million are produced annually. More than a million people have been
killed or maimed by landmines since 1975. Half of all adults who
stand on a mine die before they reach hospital. Children, being
smaller, are more likely to die from their injuries, though there are
still more than 300,000 children alive who have been severely
disabled by landmines.

Clearing mines is a dangerous and very costly job. Mines can cost as
little as $3 to produce yet the necessary care involved in clearing a
landmine costs more than US$2000 a mine. Even then, one accident
occurs for every 1800-2000 mines cleared. For every one hour spent in
laying mines, over 100 hours are spent de-mining to remove the same
number of mines. If we stopped laying mines NOW and continued
clearing at current rates, the world would be free of mines in the
year 3100. One estimate of the cost of clearing the world' landmines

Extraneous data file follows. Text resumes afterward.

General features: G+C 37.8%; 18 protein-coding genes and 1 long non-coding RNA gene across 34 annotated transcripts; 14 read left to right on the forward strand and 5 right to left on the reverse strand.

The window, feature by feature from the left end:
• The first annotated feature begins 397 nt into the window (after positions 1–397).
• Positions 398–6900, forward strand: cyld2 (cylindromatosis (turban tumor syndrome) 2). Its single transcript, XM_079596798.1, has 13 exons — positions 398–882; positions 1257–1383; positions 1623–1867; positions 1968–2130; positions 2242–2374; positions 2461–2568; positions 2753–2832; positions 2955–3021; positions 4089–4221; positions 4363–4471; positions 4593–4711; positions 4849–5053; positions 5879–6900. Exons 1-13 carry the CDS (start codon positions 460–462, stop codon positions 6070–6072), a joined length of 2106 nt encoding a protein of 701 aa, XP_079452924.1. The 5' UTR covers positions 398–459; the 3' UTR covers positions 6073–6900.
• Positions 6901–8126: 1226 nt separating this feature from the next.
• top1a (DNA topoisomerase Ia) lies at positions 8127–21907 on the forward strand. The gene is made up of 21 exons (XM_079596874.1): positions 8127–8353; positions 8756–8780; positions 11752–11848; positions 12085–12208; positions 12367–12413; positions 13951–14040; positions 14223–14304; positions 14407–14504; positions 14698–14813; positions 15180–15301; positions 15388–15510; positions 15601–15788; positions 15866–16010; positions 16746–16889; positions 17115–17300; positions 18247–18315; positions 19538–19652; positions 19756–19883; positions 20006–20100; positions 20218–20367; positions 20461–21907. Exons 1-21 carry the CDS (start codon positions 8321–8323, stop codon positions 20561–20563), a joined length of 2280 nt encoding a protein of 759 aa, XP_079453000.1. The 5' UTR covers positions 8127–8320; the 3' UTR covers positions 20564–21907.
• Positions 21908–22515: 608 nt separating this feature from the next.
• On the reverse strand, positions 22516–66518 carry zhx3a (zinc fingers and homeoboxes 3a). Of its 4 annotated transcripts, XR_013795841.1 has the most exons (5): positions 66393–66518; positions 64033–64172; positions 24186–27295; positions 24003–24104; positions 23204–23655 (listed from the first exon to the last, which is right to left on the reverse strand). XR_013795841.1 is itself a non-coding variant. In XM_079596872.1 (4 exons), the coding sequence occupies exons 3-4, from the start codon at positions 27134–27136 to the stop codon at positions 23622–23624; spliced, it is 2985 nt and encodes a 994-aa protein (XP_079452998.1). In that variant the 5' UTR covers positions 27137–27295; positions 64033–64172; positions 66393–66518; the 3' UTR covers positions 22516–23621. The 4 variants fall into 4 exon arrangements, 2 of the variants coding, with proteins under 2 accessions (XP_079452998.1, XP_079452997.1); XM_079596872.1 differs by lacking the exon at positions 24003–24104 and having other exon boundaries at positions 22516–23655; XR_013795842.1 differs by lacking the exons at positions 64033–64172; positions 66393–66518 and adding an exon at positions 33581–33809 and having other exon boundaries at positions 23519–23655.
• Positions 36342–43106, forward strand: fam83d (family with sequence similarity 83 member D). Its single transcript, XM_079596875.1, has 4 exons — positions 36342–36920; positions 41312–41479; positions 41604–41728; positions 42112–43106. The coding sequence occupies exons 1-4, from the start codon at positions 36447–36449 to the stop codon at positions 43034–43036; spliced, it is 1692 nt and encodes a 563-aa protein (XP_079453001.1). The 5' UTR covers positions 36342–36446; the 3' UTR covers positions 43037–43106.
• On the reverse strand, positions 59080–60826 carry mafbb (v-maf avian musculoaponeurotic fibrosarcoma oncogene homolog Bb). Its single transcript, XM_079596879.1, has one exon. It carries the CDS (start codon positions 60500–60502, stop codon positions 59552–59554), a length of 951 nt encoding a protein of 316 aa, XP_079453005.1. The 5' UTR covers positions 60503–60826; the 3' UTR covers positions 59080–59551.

is US$33 Billion. Unfortunately, mines are being laid 25 times faster
than they are being cleared.

Accordingly, the Danish discovery is of immense humanitarian value
and rates as one of the most important scientific discoveries of
recent years and is already being recognized as such. Geir Bj'rsvik,
the Senior Advisor on Landmines for humanitarian aid group, Norwegian
People Aid, said of the discovery, 'this is a promising development
in the efforts to find a safe and cost effective solution to detect
mines, and is likely to be a very welcomed addition to current
methods if successfully passing further testing in areas of
operation.'

The technology is based on genetic engineering of the plant Thale
Cress (Arabidopsis thaliana). This plant has several advantages in